We are in the midst of interviewing for several professional positions lately (check the Stanford Jobs site, with location = University Libraries for our current openings). Having seen literally dozens of applicants interview for several different positions, I’ve developed a few bits of advice for librarians for in-person interviews. These tidbits of advice are based on my experiences in a large academic library, and may not apply in other settings. Also, this is free advice and is probably worth what you pay for it.
- Suit up. Wear a suit. Period. I cannot imagine a situation where overdressing will cost you any points on a job interview, but underdressing can and will. I know that very few librarians wear suits to work, but the job applicant should always be the best dressed person in the room anyway. Buy an interview suit, and wear it for your interview.
- Do your homework, and do it well. Recognize that the library website is a decent place to start, but is likely to be out of date. You need to know what innovations the organization is currently working on and what they are especially proud of — which is usually the stuff they present on. So use your librarian skills and find recent presentations by members of the staff at that library.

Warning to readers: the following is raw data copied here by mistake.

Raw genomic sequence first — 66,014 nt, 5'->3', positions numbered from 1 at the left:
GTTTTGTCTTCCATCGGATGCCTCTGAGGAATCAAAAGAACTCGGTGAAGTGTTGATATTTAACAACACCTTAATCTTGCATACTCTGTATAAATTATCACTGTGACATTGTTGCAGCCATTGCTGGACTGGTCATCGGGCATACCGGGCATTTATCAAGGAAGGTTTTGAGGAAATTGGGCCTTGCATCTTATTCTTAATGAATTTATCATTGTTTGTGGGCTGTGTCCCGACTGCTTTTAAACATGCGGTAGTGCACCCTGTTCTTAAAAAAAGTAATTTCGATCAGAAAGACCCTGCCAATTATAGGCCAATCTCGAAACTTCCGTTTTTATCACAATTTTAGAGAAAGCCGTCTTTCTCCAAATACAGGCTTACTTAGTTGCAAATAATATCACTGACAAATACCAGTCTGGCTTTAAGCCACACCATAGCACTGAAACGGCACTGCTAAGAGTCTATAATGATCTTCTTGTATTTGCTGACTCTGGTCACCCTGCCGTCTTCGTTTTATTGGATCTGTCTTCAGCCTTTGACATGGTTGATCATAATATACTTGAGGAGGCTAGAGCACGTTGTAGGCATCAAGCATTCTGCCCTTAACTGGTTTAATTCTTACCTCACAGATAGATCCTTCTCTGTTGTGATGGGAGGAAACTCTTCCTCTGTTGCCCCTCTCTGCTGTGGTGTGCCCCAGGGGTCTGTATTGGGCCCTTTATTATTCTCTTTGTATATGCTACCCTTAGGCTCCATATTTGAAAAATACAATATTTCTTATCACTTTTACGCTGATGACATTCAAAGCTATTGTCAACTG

- Talk to people before your interview. If you know anyone who works there, or know anyone who knows anyone, contact them before your interview and ask lots of questions. This is part of doing your homework. It will also mean that when the time comes for the organization to make a hiring decision, you are slightly less of a stranger than the other applicants.
- If your interview involves a presentation or job talk, get very clear information on the expectations. We usually expect an actual presentation (complete with slide deck) rather than a talk. At the start of your presentation, tell the audience what you were asked to do (topic, time limit, kind of presentation), so that they can assess you on the actual task, because some of them may not know what you were asked to do; and you want to be judged on the task assigned.
- Send a thank-you email. Trust me, it is a nice touch. It won’t seal the deal for you, but it won’t hurt. And even if you don’t get the job, the people who interviewed you will be left with a good feeling about it. It is a small community, and you might run into some of them again — it is to your advantage that they remember you as the nice person who almost got the job, rather than simply one of the people who we didn’t hire.